Knitting dishcloths and facecloths from cotton is quick, satisfying, and fun. My favorite pattern is very simply, but knit on the bias. I cast on 3, then increase 1 at the start of each row until I'm half done, then I decrease 1 at the start of each row until I'm down to 3 again, and bind off. I might simply knit garter stitch (every row knit), or I might get more exciting with a seed-stitch border and stockinette in the middle.
When I started spinning cotton I decided I'd use it for two things -- knitting facecloths and weaving. Well, so far, I'm about 1/3 into my woven totebag ... and still spinning! But there are some fun cottons that won't "fit" the look of this tote, so I'm thinking it's time to knit a facecloth.
As if she read my mind, C asked me, how can I design my own knit dishcloth? Well, it's fairly straightforward. Decide how big you want it to be (8" by 8" is my typical size), determine your yarn's knitting gauge to figure out how many stitches to cast on, and get ready. For a design on the surface, it's pretty standard to knit a garter or seed stitch border (your choice) about 4-5 stitches and rows wide, then to make the large face of the cloth all knit stitches on the right side (stockinette stitch). Your design will be in purl stitches. This is knit flat, from the bottom row to the top row -- so, not the bias-type knitting I usually use.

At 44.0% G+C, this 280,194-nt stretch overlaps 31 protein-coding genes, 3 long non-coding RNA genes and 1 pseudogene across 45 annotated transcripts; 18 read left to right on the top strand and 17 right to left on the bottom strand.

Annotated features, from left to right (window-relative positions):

Now, knitting stitches are typically "wide" -- 5 stitches usually is the same size as 7 rows. Thus, there is knitter's graph paper. Print out a sheet, decide how wide the picture will be in stitches, and draw your design on the paper. Then color all the squares your design covers a different color -- all of those stitches will be purls on the right side and knits on the wrong side. Follow your graph from bottom to top, knitting a few rows plain before and after, and adding edge stitches and rows to make it all square. Wa-la, your very own knit dishcloth.
Now, if all that is too much effort -- here's a long list of knit dishcloth patterns you can peruse.
Thanks for asking, C, I hope this helps!